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Roberta Olsen Major
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Ben has secrets he's been keeping from Bess since the day they met. Stubborn and interfering, she wasn't his kind of woman back in Virginia. But here in Texas, things are different. She's sharp as lightning. He's grumbling like thunder. Together, they make one hell of a storm! With a title like BOUND, Roberta Olsen Major wants to be sure she has your attention! But don't let the cover fool you; Bess is the one in the corset, not the shackles!
Texas, 1852. BESS MURPHY, an outspoken, bigger-than-life actress with a traveling theater troupe, just can't say no to anyone in trouble, even if it means heaping more of the same on her own plate. BEN ELLIOTT has the law after him, and Bess is determined to rescue him â€¦ whether he wants her to or not!
Bess stepped out from her hiding place and glared at the two men, her arms akimbo. "I don't know who the hell you two are," she called, "or what the hell you're doing here, but quit arguing and get that man in here out of the rain."
Ajani was so startled at the appearance of the big-boned, ginger-haired woman that he nearly let Ben fall. Recovering, he hurried Ben into the barn, ignoring his feeble protests, and laid him down on a pile of straw.
"What's wrong with him?" Bess was already tossing Ben's hat aside to peer into his bloodshot blue eyes. "You're burning up, mister."
"Gunshot," Ajani said.
Bess was peeling away Ben's jacket and shirt and making a face at the dirty bandage she found around his ribs. "You may as well bring the horses in and rub them down," she said. "This man won't be sitting a saddle for awhile."
Ben tried to shove her hands away, but a brisk Bess was no match for him in his present state. "I'll need hot water," she said. "Go over to the house and tell my sister." She paused long enough to consider the straw and nearby animals. "Better yet, help me get him to the house. This place is none too clean for nursing a sick man."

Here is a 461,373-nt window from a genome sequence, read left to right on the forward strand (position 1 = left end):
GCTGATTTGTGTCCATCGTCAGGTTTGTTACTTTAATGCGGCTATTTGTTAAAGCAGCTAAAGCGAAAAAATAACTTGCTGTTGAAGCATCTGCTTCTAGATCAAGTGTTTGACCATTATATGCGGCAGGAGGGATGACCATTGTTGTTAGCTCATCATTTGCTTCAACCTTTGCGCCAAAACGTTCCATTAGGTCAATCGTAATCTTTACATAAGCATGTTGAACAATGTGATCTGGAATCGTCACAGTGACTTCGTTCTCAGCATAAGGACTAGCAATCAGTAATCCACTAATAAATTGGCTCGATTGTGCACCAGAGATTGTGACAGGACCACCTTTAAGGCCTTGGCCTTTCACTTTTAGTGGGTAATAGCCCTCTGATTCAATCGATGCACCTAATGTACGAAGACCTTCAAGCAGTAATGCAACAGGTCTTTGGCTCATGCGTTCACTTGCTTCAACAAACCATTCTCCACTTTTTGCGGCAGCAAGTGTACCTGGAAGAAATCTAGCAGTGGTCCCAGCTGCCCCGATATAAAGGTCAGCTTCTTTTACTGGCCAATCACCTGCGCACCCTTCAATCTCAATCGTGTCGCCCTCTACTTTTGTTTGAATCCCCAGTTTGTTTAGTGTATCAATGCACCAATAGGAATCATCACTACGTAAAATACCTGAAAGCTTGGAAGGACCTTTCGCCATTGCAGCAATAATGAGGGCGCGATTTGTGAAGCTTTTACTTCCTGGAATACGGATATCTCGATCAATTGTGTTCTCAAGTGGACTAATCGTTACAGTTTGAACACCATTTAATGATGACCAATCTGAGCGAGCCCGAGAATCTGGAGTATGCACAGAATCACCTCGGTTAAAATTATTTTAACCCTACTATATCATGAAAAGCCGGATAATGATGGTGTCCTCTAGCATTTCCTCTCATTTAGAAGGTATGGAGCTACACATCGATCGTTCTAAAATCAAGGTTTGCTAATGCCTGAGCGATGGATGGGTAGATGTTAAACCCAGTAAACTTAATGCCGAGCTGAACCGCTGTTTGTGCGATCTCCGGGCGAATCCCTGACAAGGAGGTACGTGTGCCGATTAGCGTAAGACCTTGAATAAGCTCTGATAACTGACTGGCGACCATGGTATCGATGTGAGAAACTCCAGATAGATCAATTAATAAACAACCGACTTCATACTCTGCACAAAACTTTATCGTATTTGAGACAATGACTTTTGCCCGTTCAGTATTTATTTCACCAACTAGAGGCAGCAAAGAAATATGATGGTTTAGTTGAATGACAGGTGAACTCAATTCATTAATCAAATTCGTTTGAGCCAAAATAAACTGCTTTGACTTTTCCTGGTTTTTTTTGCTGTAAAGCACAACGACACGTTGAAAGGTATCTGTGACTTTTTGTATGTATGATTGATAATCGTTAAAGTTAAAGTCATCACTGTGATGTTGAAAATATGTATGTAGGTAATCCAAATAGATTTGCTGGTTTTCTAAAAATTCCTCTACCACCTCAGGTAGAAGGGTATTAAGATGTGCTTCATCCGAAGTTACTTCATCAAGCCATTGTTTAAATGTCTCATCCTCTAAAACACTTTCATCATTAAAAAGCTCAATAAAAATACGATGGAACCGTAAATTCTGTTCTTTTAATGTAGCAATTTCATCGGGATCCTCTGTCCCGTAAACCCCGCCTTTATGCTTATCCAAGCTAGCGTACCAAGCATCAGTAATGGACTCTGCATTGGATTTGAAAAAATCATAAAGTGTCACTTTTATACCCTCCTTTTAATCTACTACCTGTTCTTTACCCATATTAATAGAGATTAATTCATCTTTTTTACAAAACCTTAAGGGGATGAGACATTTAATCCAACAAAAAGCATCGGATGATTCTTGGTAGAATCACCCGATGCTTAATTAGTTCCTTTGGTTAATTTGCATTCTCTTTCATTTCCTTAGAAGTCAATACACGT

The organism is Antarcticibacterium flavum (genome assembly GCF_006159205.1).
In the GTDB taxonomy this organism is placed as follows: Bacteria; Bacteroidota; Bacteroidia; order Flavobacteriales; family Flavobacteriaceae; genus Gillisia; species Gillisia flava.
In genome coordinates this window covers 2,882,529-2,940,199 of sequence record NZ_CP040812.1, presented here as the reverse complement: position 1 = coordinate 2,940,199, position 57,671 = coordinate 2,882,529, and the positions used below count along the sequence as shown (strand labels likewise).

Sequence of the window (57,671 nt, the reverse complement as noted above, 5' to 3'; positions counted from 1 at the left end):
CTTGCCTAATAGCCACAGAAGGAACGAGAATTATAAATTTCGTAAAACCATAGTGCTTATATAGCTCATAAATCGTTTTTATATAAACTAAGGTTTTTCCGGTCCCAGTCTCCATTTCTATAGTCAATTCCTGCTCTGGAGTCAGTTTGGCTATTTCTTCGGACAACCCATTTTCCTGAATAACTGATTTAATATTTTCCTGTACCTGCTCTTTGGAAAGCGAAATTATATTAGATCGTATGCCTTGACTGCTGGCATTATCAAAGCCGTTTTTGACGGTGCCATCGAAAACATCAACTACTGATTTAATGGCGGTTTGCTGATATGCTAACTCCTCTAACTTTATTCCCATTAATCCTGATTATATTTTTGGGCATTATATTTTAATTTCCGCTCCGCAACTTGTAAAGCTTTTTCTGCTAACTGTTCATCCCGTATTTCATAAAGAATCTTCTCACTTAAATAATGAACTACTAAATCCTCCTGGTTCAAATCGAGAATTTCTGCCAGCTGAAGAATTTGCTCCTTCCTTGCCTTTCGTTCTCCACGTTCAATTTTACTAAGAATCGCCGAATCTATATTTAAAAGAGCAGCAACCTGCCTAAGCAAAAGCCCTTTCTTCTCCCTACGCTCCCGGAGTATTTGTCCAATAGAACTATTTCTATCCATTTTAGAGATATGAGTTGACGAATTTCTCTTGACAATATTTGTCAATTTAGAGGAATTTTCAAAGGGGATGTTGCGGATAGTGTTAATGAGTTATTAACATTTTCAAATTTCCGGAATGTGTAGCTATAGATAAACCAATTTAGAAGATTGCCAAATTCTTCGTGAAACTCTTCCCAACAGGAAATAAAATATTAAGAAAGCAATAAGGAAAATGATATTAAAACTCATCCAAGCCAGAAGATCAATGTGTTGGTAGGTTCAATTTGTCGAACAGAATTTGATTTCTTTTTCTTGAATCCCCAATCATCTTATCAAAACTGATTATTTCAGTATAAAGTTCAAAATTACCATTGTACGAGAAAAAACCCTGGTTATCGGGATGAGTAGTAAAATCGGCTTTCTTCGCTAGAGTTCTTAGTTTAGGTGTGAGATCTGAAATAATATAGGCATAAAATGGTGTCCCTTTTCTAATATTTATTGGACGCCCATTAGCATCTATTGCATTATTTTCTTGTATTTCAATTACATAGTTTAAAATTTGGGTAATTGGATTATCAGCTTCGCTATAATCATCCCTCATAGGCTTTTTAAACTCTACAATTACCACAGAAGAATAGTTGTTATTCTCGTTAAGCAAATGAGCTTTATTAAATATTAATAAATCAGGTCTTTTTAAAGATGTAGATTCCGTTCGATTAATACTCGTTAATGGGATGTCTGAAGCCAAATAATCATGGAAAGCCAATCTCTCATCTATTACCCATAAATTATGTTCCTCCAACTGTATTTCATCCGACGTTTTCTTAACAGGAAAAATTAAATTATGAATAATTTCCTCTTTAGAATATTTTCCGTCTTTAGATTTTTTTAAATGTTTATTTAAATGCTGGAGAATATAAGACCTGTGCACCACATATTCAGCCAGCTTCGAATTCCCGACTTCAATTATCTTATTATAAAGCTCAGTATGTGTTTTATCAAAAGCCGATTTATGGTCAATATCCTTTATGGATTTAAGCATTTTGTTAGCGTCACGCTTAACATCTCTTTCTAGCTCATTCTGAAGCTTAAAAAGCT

"Miss," Ajani said hesitantly, "the less people who know about us being here--"
"My sister is the minister's wife," Bess said. "She's a soft touch for strangers in need. You'll be safe enough here. Trouble following you?"
Ajani nodded, his face grim.
"And not too far behind, I'd guess. Well, we'll think of something." There's always the well, Bess thought, but looking again at the wounded man she dismissed it as a possible hiding place. He wasn't up to it. No, they'd have to think of something else. But first things first. "Here, help me get him upright. It's only a few steps to the house."
Ajani was able to manage the smaller man without help, so Bess led them to Emma's back door, which, though more than the few promised steps, was still not too far. Omolara saw them coming and was first off the porch. Her eyes caught Bess's, then skipped past, glancing off Ben's sagging form and coming to rest on Ajani.
By this time Emma was at the door. "What's happened? Who are these men?"
"I need hot water, Em," Bess said, "and a knife, and a bottle of whiskey."
"Whiskey?" Emma echoed.
"Never mind the whiskey. Omolara, get some from the wagon. And your herbs. Come on, mister. We'll put your friend in my room."
As she passed her sister, Bess took quick stock of the look in Emma's brown eyes. Emma won't turn anyone away, she thought, reassured.
Bess just had time to whisk Emma's second-best quilt off the bed in her room before Ajani lowered Ben onto the sheets none too gently and reached to begin tugging off his boots.
Omolara rejoined them, a bottle of whiskey in one hand and a leather bag in the other. "I told your sister how we use whiskey as medicine," she said to Bess with a grin.
"Actors need a lot of doctoring," Bess agreed, straight-faced.
"Waste of good whiskey," the man on the bed said.
Emma was quick with the hot water; Bess used some of it to carefully soak away the crusted bandage, though not without muttered curses and stifled winces from Ben.
"The bullet's out," Ajani offered. "Dug it out myself."
Roberta Olsen Major wore out two toy typewriters as a child before her parents decided it would be more frugal to provide her with the real thing. Throughout junior high and high school, she used two fingers to tap out lurid, angst-filled stories peopled with impossibly beautiful characters speaking highly improbable dialogue.
After earning a BA from Brigham Young University, she worked as a librarian in sensible shoes, before switching her Major to the care and feeding of a scientific husband and two charming children.
A published playwright and reviewer of childrenâ€™s books, she now lives in Texas, where she collects dust, gets taken for daily walks by her faithful Schnauzers, and is, as always, working on her next book.
The Ice Cream Crone: "â€¦a galloping romp of hilarity on a quest of pure enjoyment. Roberta Olsen Major delights her readers with wit, puns, and good old sillinessâ€¦ filled with the perfect combination of chivalry and jovialityâ€¦ Life, love and the pursuit of laughter reignâ€¦â€ --Joyce Handzo, In the Library Reviews, October 10, 2003
The Ice Cream Crone: "â€¦ takes â€˜happily ever afterâ€™ a hop, skip and a jump farther, leading the child in us all on a merry romp through â€˜what ifâ€™.â€ -- Pam Ripling, author of Locker Shock!
Book Publisher: Wings e Press
No. of Pages: 334
Paper Weight (lb): 14.0
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